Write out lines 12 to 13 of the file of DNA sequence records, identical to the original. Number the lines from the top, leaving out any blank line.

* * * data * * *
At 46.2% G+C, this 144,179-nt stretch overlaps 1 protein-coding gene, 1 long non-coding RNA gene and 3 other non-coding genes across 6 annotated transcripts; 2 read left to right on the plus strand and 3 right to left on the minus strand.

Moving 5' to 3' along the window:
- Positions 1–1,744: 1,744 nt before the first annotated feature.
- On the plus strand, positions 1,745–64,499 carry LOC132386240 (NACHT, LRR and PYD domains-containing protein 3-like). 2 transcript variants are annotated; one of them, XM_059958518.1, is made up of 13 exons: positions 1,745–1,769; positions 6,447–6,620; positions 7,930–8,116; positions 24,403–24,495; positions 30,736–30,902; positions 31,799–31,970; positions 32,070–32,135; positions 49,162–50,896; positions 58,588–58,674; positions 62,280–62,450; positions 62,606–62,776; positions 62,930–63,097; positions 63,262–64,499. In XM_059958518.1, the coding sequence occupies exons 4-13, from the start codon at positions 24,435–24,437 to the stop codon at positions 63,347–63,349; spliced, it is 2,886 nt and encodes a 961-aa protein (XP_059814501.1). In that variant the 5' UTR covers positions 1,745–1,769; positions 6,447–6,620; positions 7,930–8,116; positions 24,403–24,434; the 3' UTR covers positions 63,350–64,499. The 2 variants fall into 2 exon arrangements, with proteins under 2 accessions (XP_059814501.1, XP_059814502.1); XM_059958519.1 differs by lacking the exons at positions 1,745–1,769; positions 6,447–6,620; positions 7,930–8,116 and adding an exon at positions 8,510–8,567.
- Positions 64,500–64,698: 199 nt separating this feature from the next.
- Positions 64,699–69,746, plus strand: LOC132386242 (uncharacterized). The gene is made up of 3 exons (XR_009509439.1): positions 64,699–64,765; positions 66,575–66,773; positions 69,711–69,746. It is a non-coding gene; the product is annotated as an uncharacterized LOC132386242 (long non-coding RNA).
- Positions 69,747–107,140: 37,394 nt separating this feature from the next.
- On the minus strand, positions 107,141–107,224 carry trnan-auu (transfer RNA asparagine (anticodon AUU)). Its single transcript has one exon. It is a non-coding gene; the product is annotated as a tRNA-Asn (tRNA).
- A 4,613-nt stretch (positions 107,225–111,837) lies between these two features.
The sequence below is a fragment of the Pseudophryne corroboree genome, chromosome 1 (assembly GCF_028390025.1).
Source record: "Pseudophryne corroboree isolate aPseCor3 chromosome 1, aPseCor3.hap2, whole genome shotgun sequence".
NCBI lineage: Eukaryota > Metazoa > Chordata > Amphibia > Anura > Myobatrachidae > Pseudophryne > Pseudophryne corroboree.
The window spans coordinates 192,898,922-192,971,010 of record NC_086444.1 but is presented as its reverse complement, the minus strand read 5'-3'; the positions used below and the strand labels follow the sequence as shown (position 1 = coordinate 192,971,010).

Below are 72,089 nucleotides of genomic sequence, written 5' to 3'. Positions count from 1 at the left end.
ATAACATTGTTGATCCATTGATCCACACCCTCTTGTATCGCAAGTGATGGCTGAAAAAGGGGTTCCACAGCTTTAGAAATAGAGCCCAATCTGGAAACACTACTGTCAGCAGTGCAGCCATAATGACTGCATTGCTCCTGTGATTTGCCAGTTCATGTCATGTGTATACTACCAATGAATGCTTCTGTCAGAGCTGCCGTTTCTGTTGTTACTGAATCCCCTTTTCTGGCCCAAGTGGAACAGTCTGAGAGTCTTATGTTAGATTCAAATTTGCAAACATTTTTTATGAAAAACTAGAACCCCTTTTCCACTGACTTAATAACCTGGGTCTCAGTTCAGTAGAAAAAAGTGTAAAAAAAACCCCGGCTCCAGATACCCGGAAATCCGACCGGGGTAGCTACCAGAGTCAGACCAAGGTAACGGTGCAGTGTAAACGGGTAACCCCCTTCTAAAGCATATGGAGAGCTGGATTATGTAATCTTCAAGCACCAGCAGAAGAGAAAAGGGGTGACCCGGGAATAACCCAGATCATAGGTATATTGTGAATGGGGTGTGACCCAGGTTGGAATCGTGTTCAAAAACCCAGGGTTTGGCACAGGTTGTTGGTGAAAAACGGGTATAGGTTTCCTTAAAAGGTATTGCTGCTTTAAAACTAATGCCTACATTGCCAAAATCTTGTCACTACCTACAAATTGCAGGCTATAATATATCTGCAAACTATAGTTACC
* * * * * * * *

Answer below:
NCBI lineage: Eukaryota > Metazoa > Chordata > Amphibia > Anura > Myobatrachidae > Pseudophryne > Pseudophryne corroboree.
The window spans coordinates 192,898,922-192,971,010 of record NC_086444.1 but is presented as its reverse complement, the minus strand read 5'-3'; the positions used below and the strand labels follow the sequence as shown (position 1 = coordinate 192,971,010).